TSR (1983–1985)

In 1983, the company was split into four, TSR, Inc. (the primary successor), TSR International, TSR Ventures, and TSR Entertainment, Inc. The purpose here was to make D&D a multimedia brand long before such an idea was commonplace. So kudos to Gary and the team for coming up with it; it is too bad it did not develop the way they wanted. We did the Dungeons & Dragons cartoon out of it, but long talked about movie never happened. Also some of these business choices also split the company's focus and were never as successful as they needed to be. Long story short, TSR, all of them, was deep in debt and bleeding cash.

This era would end with the firing of Gary Gygax as CEO and the takeover of the company by the Blumes and Lorraine Williams. 

TSR  (1985–1997) aka The Williams Era

Given the time period, one would imagine that this was the most stable time in TSR's history, and from the outside, it was. D&D was doing well for all appearances. It had weathered controversy and was moving forward. AD&D 2nd Edition came out in 1989, there were novels coming out based on D&D properties that hit the New York Times best-seller lists and things looked good.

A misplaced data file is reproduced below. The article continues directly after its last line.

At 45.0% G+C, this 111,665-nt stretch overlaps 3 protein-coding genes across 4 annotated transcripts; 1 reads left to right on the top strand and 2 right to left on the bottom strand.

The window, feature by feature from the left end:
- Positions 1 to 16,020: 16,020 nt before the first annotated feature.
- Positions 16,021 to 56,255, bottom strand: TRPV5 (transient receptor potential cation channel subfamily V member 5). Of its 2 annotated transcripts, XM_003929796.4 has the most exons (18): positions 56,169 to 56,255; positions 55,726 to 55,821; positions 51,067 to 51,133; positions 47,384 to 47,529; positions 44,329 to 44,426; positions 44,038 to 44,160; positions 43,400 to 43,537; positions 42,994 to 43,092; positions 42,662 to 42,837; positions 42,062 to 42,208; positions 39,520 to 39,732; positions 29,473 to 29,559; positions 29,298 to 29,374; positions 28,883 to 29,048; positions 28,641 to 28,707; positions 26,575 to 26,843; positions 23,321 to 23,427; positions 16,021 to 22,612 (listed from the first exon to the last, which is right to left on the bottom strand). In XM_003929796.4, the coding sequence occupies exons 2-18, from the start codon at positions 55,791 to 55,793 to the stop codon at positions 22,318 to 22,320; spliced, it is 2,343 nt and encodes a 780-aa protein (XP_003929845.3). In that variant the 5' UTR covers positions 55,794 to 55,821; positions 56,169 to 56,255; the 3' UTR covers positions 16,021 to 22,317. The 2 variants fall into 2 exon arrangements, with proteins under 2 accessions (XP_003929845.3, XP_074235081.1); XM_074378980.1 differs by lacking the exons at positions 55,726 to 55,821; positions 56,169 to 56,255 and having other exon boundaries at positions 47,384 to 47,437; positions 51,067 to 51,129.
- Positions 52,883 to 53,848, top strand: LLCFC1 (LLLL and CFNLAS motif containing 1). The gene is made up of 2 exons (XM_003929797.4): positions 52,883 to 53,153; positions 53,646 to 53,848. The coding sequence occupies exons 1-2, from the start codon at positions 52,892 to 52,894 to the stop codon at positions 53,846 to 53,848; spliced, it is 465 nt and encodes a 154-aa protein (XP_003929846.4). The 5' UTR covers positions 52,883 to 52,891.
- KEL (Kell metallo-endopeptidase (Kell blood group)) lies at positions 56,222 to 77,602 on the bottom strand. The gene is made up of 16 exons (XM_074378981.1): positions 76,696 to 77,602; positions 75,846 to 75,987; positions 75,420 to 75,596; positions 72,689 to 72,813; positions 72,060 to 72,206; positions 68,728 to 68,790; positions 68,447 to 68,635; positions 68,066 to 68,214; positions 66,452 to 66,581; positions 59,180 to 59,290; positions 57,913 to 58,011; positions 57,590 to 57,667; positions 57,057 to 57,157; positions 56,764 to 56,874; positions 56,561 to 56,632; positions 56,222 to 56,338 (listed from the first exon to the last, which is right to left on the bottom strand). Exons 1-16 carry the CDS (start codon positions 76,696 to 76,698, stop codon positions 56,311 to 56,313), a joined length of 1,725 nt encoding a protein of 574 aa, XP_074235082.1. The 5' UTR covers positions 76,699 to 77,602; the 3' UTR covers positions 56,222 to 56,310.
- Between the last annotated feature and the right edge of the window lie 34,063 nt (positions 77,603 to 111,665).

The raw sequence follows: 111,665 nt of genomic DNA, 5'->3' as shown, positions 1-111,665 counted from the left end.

Sadly, even under new management, some of the old mistakes were still costing money, and new ones were also being made.

I will not do the en-vogue thing and rip into Lorraine Williams. She may have had only contempt for gamers, but under her leadership (or in spite of it), some really great material was produced. She never talks about her time at TSR anymore; all we have are the words of others. Granted, it did sound like a toxic work environment.

Not that things were all wine and roses outside the company either. Gary had left and become vocal of the new management. Many who were loyal to him also left. Others left, or were fired and their names, names we all knew, began showing up at other companies.

The Internet was in its early days, and like the Personal Computers before it, this was a technology readily adopted by and adapted by gamers. TSR saw people talking about D&D online and threatened to sue them, earning TSR's new name, "They Sue Regularly," and their new "logo," T$R.  

As fondly as people talk about the "good ole days" of TSR they forget how terrible they were in the end.

1997 And Beyond